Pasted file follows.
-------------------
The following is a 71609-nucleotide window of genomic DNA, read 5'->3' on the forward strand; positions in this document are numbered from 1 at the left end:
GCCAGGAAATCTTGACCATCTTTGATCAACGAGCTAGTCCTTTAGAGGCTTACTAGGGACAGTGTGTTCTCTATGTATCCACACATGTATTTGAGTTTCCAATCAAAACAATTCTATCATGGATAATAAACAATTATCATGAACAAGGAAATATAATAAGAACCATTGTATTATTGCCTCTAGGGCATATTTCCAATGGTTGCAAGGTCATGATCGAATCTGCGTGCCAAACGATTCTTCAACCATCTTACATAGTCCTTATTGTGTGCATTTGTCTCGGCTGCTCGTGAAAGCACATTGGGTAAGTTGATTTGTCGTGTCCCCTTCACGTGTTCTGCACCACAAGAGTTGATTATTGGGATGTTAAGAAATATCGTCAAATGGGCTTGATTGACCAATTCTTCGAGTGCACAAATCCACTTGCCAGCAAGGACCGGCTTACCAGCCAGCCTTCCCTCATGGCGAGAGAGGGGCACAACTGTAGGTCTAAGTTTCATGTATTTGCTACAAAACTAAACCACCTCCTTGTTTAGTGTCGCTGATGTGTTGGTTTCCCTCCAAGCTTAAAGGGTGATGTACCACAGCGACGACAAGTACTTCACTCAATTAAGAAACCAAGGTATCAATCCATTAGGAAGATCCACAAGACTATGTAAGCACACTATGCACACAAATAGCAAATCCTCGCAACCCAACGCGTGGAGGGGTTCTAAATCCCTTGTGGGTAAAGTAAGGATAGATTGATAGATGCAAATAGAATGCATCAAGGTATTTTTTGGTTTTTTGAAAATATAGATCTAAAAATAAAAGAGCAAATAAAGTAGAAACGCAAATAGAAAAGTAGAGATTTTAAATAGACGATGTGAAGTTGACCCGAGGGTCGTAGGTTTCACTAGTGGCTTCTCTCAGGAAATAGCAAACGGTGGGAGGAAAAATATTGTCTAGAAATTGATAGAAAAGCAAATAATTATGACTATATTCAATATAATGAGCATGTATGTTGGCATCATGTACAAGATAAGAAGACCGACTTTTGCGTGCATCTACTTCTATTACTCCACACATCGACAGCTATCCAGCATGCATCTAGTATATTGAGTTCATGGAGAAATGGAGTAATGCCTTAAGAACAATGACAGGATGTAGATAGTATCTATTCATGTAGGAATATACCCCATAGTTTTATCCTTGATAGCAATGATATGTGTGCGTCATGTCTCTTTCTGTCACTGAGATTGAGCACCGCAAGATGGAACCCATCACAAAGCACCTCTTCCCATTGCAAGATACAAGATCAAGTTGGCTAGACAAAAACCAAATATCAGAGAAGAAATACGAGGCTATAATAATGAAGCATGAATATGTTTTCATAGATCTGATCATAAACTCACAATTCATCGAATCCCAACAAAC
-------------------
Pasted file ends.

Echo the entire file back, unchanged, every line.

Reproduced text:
The following is a 71609-nucleotide window of genomic DNA, read 5'->3' on the forward strand; positions in this document are numbered from 1 at the left end:
GCCAGGAAATCTTGACCATCTTTGATCAACGAGCTAGTCCTTTAGAGGCTTACTAGGGACAGTGTGTTCTCTATGTATCCACACATGTATTTGAGTTTCCAATCAAAACAATTCTATCATGGATAATAAACAATTATCATGAACAAGGAAATATAATAAGAACCATTGTATTATTGCCTCTAGGGCATATTTCCAATGGTTGCAAGGTCATGATCGAATCTGCGTGCCAAACGATTCTTCAACCATCTTACATAGTCCTTATTGTGTGCATTTGTCTCGGCTGCTCGTGAAAGCACATTGGGTAAGTTGATTTGTCGTGTCCCCTTCACGTGTTCTGCACCACAAGAGTTGATTATTGGGATGTTAAGAAATATCGTCAAATGGGCTTGATTGACCAATTCTTCGAGTGCACAAATCCACTTGCCAGCAAGGACCGGCTTACCAGCCAGCCTTCCCTCATGGCGAGAGAGGGGCACAACTGTAGGTCTAAGTTTCATGTATTTGCTACAAAACTAAACCACCTCCTTGTTTAGTGTCGCTGATGTGTTGGTTTCCCTCCAAGCTTAAAGGGTGATGTACCACAGCGACGACAAGTACTTCACTCAATTAAGAAACCAAGGTATCAATCCATTAGGAAGATCCACAAGACTATGTAAGCACACTATGCACACAAATAGCAAATCCTCGCAACCCAACGCGTGGAGGGGTTCTAAATCCCTTGTGGGTAAAGTAAGGATAGATTGATAGATGCAAATAGAATGCATCAAGGTATTTTTTGGTTTTTTGAAAATATAGATCTAAAAATAAAAGAGCAAATAAAGTAGAAACGCAAATAGAAAAGTAGAGATTTTAAATAGACGATGTGAAGTTGACCCGAGGGTCGTAGGTTTCACTAGTGGCTTCTCTCAGGAAATAGCAAACGGTGGGAGGAAAAATATTGTCTAGAAATTGATAGAAAAGCAAATAATTATGACTATATTCAATATAATGAGCATGTATGTTGGCATCATGTACAAGATAAGAAGACCGACTTTTGCGTGCATCTACTTCTATTACTCCACACATCGACAGCTATCCAGCATGCATCTAGTATATTGAGTTCATGGAGAAATGGAGTAATGCCTTAAGAACAATGACAGGATGTAGATAGTATCTATTCATGTAGGAATATACCCCATAGTTTTATCCTTGATAGCAATGATATGTGTGCGTCATGTCTCTTTCTGTCACTGAGATTGAGCACCGCAAGATGGAACCCATCACAAAGCACCTCTTCCCATTGCAAGATACAAGATCAAGTTGGCTAGACAAAAACCAAATATCAGAGAAGAAATACGAGGCTATAATAATGAAGCATGAATATGTTTTCATAGATCTGATCATAAACTCACAATTCATCGAATCCCAACAAAC